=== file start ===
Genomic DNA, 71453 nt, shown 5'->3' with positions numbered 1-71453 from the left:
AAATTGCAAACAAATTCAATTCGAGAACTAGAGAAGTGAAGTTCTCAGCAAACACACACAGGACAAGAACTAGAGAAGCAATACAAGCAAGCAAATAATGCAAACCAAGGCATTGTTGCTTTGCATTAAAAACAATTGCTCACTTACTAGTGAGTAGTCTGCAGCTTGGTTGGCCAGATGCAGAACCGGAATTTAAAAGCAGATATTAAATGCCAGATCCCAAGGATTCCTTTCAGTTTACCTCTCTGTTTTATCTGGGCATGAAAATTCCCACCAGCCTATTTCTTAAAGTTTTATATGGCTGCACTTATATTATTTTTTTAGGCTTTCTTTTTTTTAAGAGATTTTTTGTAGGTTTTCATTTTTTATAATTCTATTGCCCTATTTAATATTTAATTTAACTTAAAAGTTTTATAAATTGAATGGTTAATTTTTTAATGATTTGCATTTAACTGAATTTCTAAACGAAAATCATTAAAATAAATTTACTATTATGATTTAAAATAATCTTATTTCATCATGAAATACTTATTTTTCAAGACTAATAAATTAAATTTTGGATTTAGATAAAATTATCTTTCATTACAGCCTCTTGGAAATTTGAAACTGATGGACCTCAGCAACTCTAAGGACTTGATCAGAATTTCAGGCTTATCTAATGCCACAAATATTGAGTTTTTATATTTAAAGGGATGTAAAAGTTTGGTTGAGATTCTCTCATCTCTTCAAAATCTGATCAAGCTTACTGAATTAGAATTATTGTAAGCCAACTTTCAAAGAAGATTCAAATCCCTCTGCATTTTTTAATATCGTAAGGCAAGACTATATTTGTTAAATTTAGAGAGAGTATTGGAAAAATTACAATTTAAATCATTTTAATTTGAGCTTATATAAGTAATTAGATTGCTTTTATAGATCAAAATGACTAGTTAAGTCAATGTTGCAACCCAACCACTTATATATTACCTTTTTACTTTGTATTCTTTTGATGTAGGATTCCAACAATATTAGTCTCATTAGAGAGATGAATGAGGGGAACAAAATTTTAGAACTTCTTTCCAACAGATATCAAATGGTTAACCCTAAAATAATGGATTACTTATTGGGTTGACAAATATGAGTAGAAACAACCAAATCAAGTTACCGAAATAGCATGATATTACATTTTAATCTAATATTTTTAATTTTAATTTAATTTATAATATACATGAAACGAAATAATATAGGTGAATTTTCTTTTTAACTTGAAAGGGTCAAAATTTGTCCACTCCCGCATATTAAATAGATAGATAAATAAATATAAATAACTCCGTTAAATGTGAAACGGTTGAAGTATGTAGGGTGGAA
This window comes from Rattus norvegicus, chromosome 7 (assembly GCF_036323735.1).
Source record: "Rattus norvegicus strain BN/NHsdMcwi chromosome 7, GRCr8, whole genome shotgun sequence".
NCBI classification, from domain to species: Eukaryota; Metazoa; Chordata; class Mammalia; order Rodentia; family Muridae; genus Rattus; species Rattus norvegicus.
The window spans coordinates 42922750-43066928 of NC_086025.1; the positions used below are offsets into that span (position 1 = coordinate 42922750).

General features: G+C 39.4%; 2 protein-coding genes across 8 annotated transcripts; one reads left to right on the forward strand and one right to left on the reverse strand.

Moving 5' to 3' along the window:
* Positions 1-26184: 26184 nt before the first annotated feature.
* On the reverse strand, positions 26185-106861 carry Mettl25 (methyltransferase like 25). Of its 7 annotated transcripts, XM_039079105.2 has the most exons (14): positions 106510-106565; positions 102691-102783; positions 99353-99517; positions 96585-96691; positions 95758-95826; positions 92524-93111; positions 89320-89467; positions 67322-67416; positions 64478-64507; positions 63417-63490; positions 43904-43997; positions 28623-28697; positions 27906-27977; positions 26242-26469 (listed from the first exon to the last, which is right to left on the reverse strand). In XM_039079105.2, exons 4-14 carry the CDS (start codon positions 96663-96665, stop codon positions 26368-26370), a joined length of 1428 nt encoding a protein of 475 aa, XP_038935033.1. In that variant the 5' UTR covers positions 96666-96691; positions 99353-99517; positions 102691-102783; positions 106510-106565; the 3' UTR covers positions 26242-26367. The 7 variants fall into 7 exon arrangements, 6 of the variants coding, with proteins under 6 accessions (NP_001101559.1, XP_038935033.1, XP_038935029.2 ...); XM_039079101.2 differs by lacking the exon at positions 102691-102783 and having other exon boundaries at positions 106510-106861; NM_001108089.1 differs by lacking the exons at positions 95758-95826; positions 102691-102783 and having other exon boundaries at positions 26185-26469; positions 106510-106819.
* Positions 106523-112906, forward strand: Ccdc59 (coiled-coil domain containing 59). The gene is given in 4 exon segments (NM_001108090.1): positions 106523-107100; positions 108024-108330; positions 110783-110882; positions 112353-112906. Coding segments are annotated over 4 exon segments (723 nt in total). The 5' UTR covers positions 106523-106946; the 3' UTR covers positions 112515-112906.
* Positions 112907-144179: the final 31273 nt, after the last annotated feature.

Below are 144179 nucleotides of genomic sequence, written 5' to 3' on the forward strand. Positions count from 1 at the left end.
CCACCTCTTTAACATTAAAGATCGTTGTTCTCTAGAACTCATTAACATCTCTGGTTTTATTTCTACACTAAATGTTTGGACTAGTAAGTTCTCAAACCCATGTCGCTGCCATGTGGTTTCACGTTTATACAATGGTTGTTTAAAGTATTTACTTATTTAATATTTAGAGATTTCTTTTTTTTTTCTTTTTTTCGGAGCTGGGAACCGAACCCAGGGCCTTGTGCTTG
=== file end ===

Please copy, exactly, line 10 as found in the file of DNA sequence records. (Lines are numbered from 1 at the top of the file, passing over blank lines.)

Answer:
* On the reverse strand, positions 26185-106861 carry Mettl25 (methyltransferase like 25). Of its 7 annotated transcripts, XM_039079105.2 has the most exons (14): positions 106510-106565; positions 102691-102783; positions 99353-99517; positions 96585-96691; positions 95758-95826; positions 92524-93111; positions 89320-89467; positions 67322-67416; positions 64478-64507; positions 63417-63490; positions 43904-43997; positions 28623-28697; positions 27906-27977; positions 26242-26469 (listed from the first exon to the last, which is right to left on the reverse strand). In XM_039079105.2, exons 4-14 carry the CDS (start codon positions 96663-96665, stop codon positions 26368-26370), a joined length of 1428 nt encoding a protein of 475 aa, XP_038935033.1. In that variant the 5' UTR covers positions 96666-96691; positions 99353-99517; positions 102691-102783; positions 106510-106565; the 3' UTR covers positions 26242-26367. The 7 variants fall into 7 exon arrangements, 6 of the variants coding, with proteins under 6 accessions (NP_001101559.1, XP_038935033.1, XP_038935029.2 ...); XM_039079101.2 differs by lacking the exon at positions 102691-102783 and having other exon boundaries at positions 106510-106861; NM_001108089.1 differs by lacking the exons at positions 95758-95826; positions 102691-102783 and having other exon boundaries at positions 26185-26469; positions 106510-106819.